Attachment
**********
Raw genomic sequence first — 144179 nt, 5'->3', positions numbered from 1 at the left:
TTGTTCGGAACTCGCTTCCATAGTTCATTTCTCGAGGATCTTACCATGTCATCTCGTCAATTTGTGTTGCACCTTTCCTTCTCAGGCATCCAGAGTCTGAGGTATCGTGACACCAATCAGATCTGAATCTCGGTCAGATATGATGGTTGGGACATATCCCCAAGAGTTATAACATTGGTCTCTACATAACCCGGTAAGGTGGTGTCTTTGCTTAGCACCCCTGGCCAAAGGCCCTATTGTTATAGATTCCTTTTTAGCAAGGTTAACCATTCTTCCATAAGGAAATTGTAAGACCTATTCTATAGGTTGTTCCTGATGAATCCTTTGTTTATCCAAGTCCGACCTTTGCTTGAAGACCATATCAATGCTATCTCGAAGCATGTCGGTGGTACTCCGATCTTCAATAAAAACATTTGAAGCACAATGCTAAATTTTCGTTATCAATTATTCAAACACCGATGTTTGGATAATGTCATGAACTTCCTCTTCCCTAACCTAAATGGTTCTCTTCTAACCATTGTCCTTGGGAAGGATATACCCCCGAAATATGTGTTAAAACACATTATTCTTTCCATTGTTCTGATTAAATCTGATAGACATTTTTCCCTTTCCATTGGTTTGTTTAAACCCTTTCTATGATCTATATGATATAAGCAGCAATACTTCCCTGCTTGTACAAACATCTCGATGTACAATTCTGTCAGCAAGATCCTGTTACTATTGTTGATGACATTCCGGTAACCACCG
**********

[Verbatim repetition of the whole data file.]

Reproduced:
Raw genomic sequence first — 144179 nt, 5'->3', positions numbered from 1 at the left:
TTGTTCGGAACTCGCTTCCATAGTTCATTTCTCGAGGATCTTACCATGTCATCTCGTCAATTTGTGTTGCACCTTTCCTTCTCAGGCATCCAGAGTCTGAGGTATCGTGACACCAATCAGATCTGAATCTCGGTCAGATATGATGGTTGGGACATATCCCCAAGAGTTATAACATTGGTCTCTACATAACCCGGTAAGGTGGTGTCTTTGCTTAGCACCCCTGGCCAAAGGCCCTATTGTTATAGATTCCTTTTTAGCAAGGTTAACCATTCTTCCATAAGGAAATTGTAAGACCTATTCTATAGGTTGTTCCTGATGAATCCTTTGTTTATCCAAGTCCGACCTTTGCTTGAAGACCATATCAATGCTATCTCGAAGCATGTCGGTGGTACTCCGATCTTCAATAAAAACATTTGAAGCACAATGCTAAATTTTCGTTATCAATTATTCAAACACCGATGTTTGGATAATGTCATGAACTTCCTCTTCCCTAACCTAAATGGTTCTCTTCTAACCATTGTCCTTGGGAAGGATATACCCCCGAAATATGTGTTAAAACACATTATTCTTTCCATTGTTCTGATTAAATCTGATAGACATTTTTCCCTTTCCATTGGTTTGTTTAAACCCTTTCTATGATCTATATGATATAAGCAGCAATACTTCCCTGCTTGTACAAACATCTCGATGTACAATTCTGTCAGCAAGATCCTGTTACTATTGTTGATGACATTCCGGTAACCACCG